Absolute limits of Blender?

I just rented Star Wars: Battlefront 2 for the Xbox…

The space battles are pretty cool; somehow they managed to make it so that you could go from a trooper on the ground in the hanger to a starfighter in the hanger and out flying around the giant capital ships.

I wonder how the heck would someone that?!

Wouldn’t Blender’s clipping limit get in the way?

If some program could do that, I wonder if it’s possible to make a whole ship??

I have the Enterprise-D blueprints, it litterally gives detailed blueprints of EVERY room on ALL 24 decks!!!

So I’m wondering if we have the technology to render all that; let alone multiple ships in a game environment…

I think the thing isn’t if the program can render it, but why the heck whould you want to?

To do a complex detailed game environment like the whole enterprise ship, wait till OGRE is intergrated which will be ready for testing by the end of August, it’ll probably greatly increase performance.

Haven’t seen SW:B2 but I’m a gameprogrammer myself and I can tell you that the interior and exterior probably aren’t connected in the way that you think they are in the game. There are a bunch of tricks involved in to fooling the player into seeing it that way (loading different models for different situations). The hangar is the portal that connect these two areas together.

As to if it is possible in Blender (hardware aside), it probably depends only on the maximum number of polys and the time you wish to spend on it.

Tricks such as beaming portals?

there is no beaming around; your in the hanger, you get in a ship, and fly out!

What he means by portal is a room where the models change. When flying outside up until you land you have a ship exterior model with a landing bay. The instant you land this is disposed of and replaced with a set of interior rooms with the exact same landing bay. To the player it seems a seamless transition but it’s really 2 totally different sets of models.

I didn’t say that you were beaming either. “Portals” does not necessaily imply teleporters. When you move from one area to another (like one room to another) you generally travel through a “portal” in a gameworld sense. This portal is nothing that you can see with the naked eye. It is more of a geometrical object that tells the gamelogic that the next room should be loaded and displayed to you. Games generally fool you into thinking that you travel through vast landscapes and large labyrinths by constanly buffering geometry in and out of memory. What you can see is generally the only things that are loaded at present. That room you just exited, or perhaps even the other side of the room at where your back is facing is gone. Freed from memory It can even get to the extent where enemies running around a corner are freed from memory. If you run after him he will be loaded once again, but otherwise he probably won’t. What you see is often not what you get. Games keep performance up by putting up this kind of illusion. When you are cruising that Tie fighter looking upon the larger ship you think that it has an interior since “you have recently been there”, but in reality that polygon model is nothing but an empty shell. The hangar is probably as much interior as it ever gets. The transition to the interior is seamless, but it does happen. It does not look like beaming to you, since all you do is to walk through a door, but in practice, that is what really happen. You’ve just stepped into a totally different model, probably even made by a different designer.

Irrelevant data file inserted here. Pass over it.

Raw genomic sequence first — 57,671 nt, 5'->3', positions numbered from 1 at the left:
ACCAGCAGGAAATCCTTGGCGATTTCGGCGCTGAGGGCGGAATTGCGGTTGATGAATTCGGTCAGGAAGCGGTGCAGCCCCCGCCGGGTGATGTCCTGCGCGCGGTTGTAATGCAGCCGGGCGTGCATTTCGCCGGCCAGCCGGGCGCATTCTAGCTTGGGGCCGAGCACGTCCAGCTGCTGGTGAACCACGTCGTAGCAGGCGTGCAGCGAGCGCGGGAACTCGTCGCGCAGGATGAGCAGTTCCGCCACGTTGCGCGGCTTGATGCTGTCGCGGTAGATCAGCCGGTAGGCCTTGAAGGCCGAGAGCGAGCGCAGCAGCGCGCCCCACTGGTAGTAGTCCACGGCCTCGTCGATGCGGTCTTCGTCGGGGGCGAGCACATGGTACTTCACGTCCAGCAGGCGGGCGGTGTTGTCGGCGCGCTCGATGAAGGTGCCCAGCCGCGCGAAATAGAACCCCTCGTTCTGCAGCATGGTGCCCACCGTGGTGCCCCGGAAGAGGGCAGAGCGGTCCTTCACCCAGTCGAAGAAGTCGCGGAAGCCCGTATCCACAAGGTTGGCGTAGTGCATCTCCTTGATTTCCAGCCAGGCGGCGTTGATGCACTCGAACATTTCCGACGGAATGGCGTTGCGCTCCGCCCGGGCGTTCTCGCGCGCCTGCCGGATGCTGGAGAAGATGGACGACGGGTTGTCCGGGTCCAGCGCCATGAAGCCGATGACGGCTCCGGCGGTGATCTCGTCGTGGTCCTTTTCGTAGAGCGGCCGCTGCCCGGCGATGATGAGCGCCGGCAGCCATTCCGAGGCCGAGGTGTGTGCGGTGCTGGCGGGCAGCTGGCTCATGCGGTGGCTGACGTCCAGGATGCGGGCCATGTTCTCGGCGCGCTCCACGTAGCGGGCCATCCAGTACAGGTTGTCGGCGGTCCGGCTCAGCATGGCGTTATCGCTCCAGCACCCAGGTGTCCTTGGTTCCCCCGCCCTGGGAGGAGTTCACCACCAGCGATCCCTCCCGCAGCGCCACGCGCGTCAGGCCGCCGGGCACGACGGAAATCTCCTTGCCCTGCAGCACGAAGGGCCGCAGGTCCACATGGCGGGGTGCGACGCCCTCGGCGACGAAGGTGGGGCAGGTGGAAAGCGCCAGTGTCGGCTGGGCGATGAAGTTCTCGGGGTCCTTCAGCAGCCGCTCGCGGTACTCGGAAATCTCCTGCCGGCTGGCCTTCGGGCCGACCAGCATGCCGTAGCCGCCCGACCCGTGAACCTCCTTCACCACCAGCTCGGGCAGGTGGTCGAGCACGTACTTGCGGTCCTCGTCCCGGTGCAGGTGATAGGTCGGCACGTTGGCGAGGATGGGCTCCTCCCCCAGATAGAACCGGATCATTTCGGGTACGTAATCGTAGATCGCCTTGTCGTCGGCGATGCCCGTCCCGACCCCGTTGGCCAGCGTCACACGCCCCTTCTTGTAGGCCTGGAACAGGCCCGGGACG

Edit: Well that is what you get for writing long posts. Someone else beats you to it. :wink:

Extremely fascinating!!

Aside from the hanger, in Battlefront 2 there are two doors on one side of the hanger that leads to a room with 3 more doors that have 3 rooms; they are the life support room, shield generator room, and engine room.

But they probably all use the same tricks too :smiley:

I would be very easy to do it:

Use scenes, and composite them together - use common light sources and camera motion, and you can layer them alpha over/under in the sequencer - not too much different that how they used to do it photographically for the big buck flicks.

I did that with a planet, a moon, and a ship leaving orbit. The result looks really good IMO.

Just my $0.02,

Eric “GuitarEC”